“Just when I was closing onto him my tyres started to grain quite a bit, but I was still catching him obviously. Then my tyres grained to the point that they were slicks again and then they were fine. There was a bit of a pace difference and he had a couple of lock-ups and when I got him he had a bit of a snap in the last corner and that helped.”
Ferrari decided not to push their luck all the way to the end of the race. They brought Leclerc in on lap 48, with 10 to go. He came out of the pits ahead of the second Red Bull of Sergio Perez, but his second set of intermediates were already through their graining phase and he easily passed.
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That put Perez third behind his team mate, but neither of them had anything for Bottas. Verstappen’s afternoon was complicated by a couple of minor technical problems. He reported a gear change problem on the radio but confirmed afterwards “it was not the gear shift.”
“There was a word next to the number where I can see the gears which was not disappearing, so I had to change one rotary and it was fine,” her explained. “So it was not performance limited.”
He also reported the steering was gradually coming out of alignment. “The steering was a bit left-hand-down, but also of course the tyres are wearing so you get a bit of an uneven platform. I could feel this already from the start. But, again, this is not performance limiting – but it’s better to say it than say nothing.”
Bottas’ second set of intermediates came in beautifully over the final lap, allowing him to claim the bonus point for fastest lap on the final tour. It must have left his team mate wondering what he could have done with that kind of performance over the final laps.
Hamilton picks the wrong gamble
After the race Hamilton indicated Mercedes had begun the afternoon believing it was a matter of ‘when’ not ‘if’ the track would dry out. “We were having a debate at the beginning of the race,” he said. “Some members of the team thought it would dry in 10 laps. I thought maybe lap 30.”
It didn’t turn out that way. “I remember getting to lap 30 and it still was very slippery and greasy. I don’t know why. It’s very, very unusual circuit.”
He made a sure-footed start in treacherous conditions. The superior grip on the racing line side of the track allowed him to pull away from Vettel, and he gained another place from Alonso who was pointing the wrong way at turn one.
Dealing with eighth-placed Yuki Tsunoda, who admitted after the race he wants Verstappen to win the championship for Honda and was trying to hold Hamilton up as long as he could, kept him at bay for eight laps.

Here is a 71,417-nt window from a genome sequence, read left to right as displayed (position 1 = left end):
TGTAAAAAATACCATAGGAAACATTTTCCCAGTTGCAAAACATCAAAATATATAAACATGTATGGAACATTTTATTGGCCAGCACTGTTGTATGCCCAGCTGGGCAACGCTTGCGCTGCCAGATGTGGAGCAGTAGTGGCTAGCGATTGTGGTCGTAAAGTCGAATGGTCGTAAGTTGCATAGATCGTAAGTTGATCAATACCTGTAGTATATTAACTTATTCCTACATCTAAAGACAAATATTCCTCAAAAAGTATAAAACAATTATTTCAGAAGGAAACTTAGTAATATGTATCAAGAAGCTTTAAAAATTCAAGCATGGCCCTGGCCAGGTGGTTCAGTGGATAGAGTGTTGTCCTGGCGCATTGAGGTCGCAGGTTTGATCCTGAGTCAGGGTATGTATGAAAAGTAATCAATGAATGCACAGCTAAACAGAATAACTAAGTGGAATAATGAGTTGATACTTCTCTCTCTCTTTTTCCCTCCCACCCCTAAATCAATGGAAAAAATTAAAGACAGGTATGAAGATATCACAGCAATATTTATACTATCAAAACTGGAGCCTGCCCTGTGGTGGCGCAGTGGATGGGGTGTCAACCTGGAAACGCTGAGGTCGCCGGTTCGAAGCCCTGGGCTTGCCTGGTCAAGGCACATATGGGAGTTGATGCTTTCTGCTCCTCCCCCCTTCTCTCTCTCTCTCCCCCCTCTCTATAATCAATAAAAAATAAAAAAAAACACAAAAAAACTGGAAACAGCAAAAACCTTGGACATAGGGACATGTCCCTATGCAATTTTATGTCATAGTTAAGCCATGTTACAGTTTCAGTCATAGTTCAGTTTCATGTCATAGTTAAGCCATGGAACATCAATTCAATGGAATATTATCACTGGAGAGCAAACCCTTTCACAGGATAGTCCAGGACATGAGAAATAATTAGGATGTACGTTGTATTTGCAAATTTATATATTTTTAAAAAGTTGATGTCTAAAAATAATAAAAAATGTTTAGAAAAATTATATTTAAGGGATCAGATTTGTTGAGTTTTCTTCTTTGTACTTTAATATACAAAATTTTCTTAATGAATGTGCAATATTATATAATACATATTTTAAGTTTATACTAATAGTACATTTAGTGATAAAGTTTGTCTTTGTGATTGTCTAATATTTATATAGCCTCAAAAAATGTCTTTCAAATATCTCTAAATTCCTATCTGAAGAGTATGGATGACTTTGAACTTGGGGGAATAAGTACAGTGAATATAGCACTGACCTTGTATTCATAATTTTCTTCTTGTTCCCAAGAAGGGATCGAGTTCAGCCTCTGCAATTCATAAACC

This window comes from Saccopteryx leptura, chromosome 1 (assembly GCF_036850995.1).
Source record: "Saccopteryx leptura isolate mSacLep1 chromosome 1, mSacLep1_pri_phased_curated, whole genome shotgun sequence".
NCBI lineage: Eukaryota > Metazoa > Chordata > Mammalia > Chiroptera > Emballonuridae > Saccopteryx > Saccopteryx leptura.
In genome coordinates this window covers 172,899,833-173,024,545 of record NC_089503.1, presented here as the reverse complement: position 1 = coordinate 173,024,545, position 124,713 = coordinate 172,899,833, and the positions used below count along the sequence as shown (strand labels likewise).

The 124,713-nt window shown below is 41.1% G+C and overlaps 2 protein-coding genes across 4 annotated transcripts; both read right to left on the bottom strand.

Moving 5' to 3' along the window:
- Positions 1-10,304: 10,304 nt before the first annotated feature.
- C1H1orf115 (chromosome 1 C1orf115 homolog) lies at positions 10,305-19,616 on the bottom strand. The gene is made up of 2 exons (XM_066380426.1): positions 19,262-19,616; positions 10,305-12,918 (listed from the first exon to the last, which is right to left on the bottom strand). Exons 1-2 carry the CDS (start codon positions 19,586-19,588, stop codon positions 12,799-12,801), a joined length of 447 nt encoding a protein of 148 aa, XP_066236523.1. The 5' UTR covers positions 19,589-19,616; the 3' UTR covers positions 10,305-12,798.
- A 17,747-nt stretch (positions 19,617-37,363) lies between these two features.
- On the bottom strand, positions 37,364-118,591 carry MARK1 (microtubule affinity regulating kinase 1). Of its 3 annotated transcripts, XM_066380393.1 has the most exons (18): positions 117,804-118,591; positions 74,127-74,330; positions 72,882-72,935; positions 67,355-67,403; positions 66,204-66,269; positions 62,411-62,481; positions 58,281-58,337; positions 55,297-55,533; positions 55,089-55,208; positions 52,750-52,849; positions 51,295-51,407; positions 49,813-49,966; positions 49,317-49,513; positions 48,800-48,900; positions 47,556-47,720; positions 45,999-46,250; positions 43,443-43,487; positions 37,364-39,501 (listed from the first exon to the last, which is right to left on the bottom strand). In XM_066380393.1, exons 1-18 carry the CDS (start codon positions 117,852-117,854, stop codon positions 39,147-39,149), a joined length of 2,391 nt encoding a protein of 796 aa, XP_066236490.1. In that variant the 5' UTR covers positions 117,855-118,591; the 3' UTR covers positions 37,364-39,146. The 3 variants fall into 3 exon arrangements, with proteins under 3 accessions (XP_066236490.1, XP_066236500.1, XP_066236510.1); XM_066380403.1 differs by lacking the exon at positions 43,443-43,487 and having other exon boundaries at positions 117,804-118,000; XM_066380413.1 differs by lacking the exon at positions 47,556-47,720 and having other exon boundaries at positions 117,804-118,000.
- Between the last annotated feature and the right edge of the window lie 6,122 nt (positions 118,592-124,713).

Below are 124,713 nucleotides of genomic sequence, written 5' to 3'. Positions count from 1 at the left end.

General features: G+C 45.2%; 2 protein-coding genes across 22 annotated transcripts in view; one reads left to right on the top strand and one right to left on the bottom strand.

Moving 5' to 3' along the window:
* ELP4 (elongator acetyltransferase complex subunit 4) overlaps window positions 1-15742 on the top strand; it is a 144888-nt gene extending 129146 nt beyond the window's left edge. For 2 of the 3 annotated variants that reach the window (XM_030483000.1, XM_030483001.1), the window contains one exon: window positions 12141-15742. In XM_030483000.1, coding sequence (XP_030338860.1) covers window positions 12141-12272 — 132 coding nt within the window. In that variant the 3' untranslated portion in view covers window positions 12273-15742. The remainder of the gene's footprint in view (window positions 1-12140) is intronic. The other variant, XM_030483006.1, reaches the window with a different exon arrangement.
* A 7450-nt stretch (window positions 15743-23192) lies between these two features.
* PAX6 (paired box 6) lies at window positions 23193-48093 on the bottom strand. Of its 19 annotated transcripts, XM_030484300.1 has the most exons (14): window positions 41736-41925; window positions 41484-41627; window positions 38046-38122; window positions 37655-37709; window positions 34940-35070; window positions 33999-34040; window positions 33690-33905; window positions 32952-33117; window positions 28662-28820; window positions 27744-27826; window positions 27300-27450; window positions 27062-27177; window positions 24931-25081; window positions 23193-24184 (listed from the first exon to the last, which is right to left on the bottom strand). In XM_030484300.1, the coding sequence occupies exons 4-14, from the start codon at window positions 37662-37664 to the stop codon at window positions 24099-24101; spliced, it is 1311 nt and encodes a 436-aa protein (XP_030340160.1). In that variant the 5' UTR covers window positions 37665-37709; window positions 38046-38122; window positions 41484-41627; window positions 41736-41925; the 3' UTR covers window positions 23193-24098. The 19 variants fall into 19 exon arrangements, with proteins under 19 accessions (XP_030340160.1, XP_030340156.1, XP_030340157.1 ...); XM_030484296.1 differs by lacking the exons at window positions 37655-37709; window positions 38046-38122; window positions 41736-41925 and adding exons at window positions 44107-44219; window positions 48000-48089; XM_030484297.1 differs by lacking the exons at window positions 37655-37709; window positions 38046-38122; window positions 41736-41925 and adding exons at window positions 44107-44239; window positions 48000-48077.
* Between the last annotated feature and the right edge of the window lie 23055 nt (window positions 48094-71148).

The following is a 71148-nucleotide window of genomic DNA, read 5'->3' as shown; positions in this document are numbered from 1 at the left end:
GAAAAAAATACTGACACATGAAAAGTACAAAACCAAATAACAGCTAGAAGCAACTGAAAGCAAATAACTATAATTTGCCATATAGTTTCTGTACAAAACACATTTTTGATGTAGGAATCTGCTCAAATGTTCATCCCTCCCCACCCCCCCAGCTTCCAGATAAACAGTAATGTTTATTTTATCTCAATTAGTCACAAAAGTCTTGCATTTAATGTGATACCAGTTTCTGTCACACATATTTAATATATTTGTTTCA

Eventually Hamilton tracked a line around the outside of the AlphaTauri at turn three and claimed the inside for turn four – a clean version of the very move Alonso had unsuccessfully attempted on Schumacher. This proved his favourite spot for passes.
That said, Lance Stroll and Norris in their Mercedes customer cars made life noticeably less difficult for Hamilton. “He was a lot quicker and I didn’t want to waste my time defending him,” said Stroll. “He was going to finish in front of me at the end of the race anyway.”
Gasly also adopted a more pragmatic view than his team mate when Hamilton appeared in his mirrors, and the Mercedes was swiftly by into fifth. Gasly went on to take sixth while his team mate, having over-taxed his tyres trying to repel the Mercedes, spun and fell to 14th.
Hamilton reeled off a series of fastest laps, then moderated his pace as he drew within range of Perez, by far his most challenging adversary yet. The pair demonstrated superb driving skills when Hamilton made a bid for fourth place on lap 33.
Having tried go around the outside of Perez at turn 12, Hamilton claimed the inside for the next corner and forced the Red Bull wide, as was his right. Perez cheekily dodged through the pit lane exit, cutting back across the apron to grab the inside line for turn 14. He left Hamilton room at the exit of the corner yet still got off the turn well enough to run side-by-side with the Mercedes down the straight and finally reclaiming his position at turn one.
“It was pretty intense at that point,” said Perez, “because Lewis really got me at the worst time of my race today. I was struggling so much with my tyres at that point.